Mark Johnson started his career at Fidelity Investments in the early 90s and after eight years, he decided to make a change. Johnson went into banking, working at Zion’s Bank in Salt Lake City where he met Brock Bowden. By 2011, Johnson and Bowden left Zion’s to become independent advisors and partners at Fortress Asset Management.
When the RIA vs. IAR model question came up, “We really looked hard at it,” Johnson explained, realizing he didn’t want to risk losing a month out of the summer involved in an audit.
The partners asked other advisors at firms of the same size for their thoughts on what model was best. “Their take was, it’s much easier to affiliate then to start up your own RIA,” Johnson said.
It came down to Johnson and Bowden determining what they do best and executing on it. They knew they were best in front of clients, who tend to be business owners which can take a lot of time, explained Johnson. “Let other people do what they do well, and it’s really allowed us to grow.”
Fortress has an additional advisor on the team, as well as a Client Services manager and Chief Investment Officer.
Johnson noted other benefits to forming an IAR: “We liked having at an arm’s distance things like compliance and billing. And an added value along the way, not only from the administrative side, but also we’ve gone to Jim (Cannon) with product solutions, things we’re wrestling with. It’s nice to have his perspective on a number of different ways people are doing it.”
RIA Responsibilities Checklist: Cybersecurity, Technology and Compliance
Dynamic Chief Operating Officer Craig Morningstar and Chief Compliance Officer Cherie Jolly joined the resource call panel to discuss cybersecurity, technology and compliance as key factors when considering the RIA model. They provided a checklist in these four critical areas:
1) Cybersecurity: A New Responsibility for RIAs
- Increasing business risk with more bad actors and increasing regulatory oversight
- Changing landscape with tech vendors and buyer beware cyber tech providers
- Shifting fraud risks by custodians and increasing requirements of RIAs
- Increasing client notifications by RIAs’ requirements and risk coverages
- Rapidly evolving SEC requirements based on ongoing industry risk findings
- Growing complexities of real risk protection vs. on-paper vs. required documentation
- Required understanding of IT, cyber, documentation, audit and SEC knowledge
- Lacking functional sources that meet SEC outlined requirements
2) Technology Considerations for RIAs
- Portfolio Management System
- Billing System
- Client Portal
- Financial Planning
- Document Management
- Encrypted Email System and Archiving and Review Processes
- Vendor Due Diligence
3) RIA Compliance Requirements
- ADV Filings and Registrations
- E&O Insurance
- Compliance Program
- Testing and Monitoring
- Policies and Procedures: Code of Ethics
- Documented Annual Review
4) Ongoing Review and Monitoring of:
- Marketing and advertising
- Outside business activities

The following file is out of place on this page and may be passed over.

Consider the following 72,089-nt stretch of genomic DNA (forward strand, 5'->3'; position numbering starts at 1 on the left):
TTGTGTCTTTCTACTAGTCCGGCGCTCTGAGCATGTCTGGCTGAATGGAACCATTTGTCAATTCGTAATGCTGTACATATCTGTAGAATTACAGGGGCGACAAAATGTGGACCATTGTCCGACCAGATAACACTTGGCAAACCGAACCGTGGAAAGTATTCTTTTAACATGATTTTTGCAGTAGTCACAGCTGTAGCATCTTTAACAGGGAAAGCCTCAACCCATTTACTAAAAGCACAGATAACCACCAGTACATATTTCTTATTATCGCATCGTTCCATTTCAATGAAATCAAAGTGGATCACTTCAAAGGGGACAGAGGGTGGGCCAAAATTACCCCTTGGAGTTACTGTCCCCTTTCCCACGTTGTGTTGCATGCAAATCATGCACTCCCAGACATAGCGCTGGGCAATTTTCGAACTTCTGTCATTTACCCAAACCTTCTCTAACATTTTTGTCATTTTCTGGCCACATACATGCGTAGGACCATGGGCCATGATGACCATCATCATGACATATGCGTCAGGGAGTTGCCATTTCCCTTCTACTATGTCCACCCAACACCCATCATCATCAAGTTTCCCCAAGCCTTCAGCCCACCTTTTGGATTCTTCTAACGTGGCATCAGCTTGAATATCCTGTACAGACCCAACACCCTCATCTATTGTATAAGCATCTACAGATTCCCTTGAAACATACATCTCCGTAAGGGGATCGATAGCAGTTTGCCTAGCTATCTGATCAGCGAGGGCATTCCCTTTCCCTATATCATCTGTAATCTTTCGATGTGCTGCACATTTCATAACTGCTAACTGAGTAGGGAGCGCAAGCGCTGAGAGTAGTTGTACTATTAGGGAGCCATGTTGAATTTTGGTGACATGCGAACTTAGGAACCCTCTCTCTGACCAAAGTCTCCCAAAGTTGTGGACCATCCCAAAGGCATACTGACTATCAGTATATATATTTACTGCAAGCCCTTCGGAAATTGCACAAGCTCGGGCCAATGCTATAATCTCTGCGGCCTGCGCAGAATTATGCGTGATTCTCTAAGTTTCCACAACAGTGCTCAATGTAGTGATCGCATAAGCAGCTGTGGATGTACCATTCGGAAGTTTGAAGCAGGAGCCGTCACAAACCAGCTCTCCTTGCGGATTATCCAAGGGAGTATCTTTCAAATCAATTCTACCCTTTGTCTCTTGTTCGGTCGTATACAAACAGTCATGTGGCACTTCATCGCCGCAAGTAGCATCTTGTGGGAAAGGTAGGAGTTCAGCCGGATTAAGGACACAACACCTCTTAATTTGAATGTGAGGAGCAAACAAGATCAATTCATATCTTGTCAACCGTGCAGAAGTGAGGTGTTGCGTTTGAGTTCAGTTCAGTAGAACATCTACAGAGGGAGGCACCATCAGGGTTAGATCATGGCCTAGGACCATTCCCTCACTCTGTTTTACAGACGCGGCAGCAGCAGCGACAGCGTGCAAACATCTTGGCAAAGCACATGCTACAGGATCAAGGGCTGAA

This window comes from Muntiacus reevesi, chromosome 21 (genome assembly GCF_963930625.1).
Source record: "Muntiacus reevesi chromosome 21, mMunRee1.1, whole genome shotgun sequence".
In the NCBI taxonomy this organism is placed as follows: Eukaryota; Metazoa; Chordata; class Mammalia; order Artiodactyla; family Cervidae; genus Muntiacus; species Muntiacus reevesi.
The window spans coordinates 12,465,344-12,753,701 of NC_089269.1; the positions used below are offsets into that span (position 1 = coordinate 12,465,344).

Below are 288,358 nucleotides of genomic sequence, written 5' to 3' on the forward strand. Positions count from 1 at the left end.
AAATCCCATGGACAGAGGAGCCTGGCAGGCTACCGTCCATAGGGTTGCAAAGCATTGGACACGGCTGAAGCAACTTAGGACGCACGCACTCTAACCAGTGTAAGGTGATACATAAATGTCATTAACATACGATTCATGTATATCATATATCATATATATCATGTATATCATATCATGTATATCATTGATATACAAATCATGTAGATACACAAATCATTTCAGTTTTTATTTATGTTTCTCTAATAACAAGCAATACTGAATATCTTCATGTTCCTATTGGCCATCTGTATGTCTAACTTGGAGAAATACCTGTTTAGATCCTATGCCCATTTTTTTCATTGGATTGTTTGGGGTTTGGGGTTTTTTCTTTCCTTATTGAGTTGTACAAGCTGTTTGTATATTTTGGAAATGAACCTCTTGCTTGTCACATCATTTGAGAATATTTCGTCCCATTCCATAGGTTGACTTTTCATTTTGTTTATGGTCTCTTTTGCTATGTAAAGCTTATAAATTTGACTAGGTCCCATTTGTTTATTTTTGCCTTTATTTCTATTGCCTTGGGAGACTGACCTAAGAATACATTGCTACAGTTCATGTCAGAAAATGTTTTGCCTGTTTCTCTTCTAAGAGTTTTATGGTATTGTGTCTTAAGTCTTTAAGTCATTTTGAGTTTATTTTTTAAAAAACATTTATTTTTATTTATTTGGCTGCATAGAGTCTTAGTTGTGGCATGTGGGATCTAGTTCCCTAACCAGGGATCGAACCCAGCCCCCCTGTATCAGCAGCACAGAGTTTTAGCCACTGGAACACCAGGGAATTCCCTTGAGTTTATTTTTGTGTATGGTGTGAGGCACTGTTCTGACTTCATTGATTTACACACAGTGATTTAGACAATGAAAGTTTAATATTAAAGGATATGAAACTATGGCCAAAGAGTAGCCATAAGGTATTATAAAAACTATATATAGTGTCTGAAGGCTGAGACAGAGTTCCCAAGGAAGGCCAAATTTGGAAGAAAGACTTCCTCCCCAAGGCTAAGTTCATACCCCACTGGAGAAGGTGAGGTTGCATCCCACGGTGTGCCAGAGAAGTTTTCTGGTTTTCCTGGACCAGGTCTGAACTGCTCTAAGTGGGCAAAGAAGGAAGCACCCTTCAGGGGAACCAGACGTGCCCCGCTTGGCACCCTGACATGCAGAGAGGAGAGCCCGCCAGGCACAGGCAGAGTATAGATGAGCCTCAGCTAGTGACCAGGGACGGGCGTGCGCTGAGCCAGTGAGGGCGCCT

- Personal accounts/personnel transactions
- Social media accounts, email messages, etc.
Jolly also cited a growing list of events over the last two decades that resulted in far-reaching compliance rules and regulations that have shaped Dynamic’s “culture of compliance.”
Sorting Through the Options
Serving both models, Dynamic helps advisors set up their own RIAs and provides services to them. There are good reasons to consider the RIA model, noted Cannon. Among them: securities commissions (which aren’t allowed under Dynamic’s RIA), broker-dealer commissions, outside business activities and disciplinary history that can sometimes be an impediment to joining Dynamic’s RIA.
When it comes to the RIA vs. IAR route, “There is no universal answer as to which is better,” said Brad Wales, founder of Transition To RIA and guest panelist. “It comes down to the particular needs and goals of each advisor.”
Talking with many advisors from various firms and affiliation models through his business, Wales added that there is no ultimate pattern…there’s misconceptions out there about the IAR model. “There are a lot of flavors and options out there—in theory 20,000-plus RIAs are out there—you could join any one of those and they’re all going to have different value propositions.”
Wales calls Dynamic’s RIA option a “purpose-built solution that caters to the advisor that wants the benefits of having their own RIA but without as many of the responsibilities—or as some might say, headaches—of running it themselves and it ends up being a good solution for them.”
For Wales’ clients, the majority of advisors that come to him “assume” they want to go the RIA route and while many of them ultimately do, he educates them on the IAR options that are available. “The key is sorting through and understanding them, I encourage all advisors to take the time to determine what’s best for them.”
Is there consistency among advisors who choose to set up their own RIA?
Wales explained it’s typically the advisor that feels “burned by their current firm and it doesn’t matter how great of a solution like a Dynamic IAR might exist, it’s a mental block at that point and they’re not going to want to be under someone else’s, as they say, ‘control.’”
Another example, according to Wales, are those advisors who love the idea of putting together a technology stack themselves. “But for those that don’t want to piece the technology together and still want their own RIA, that’s where Dynamic Advisor Solutions comes in.”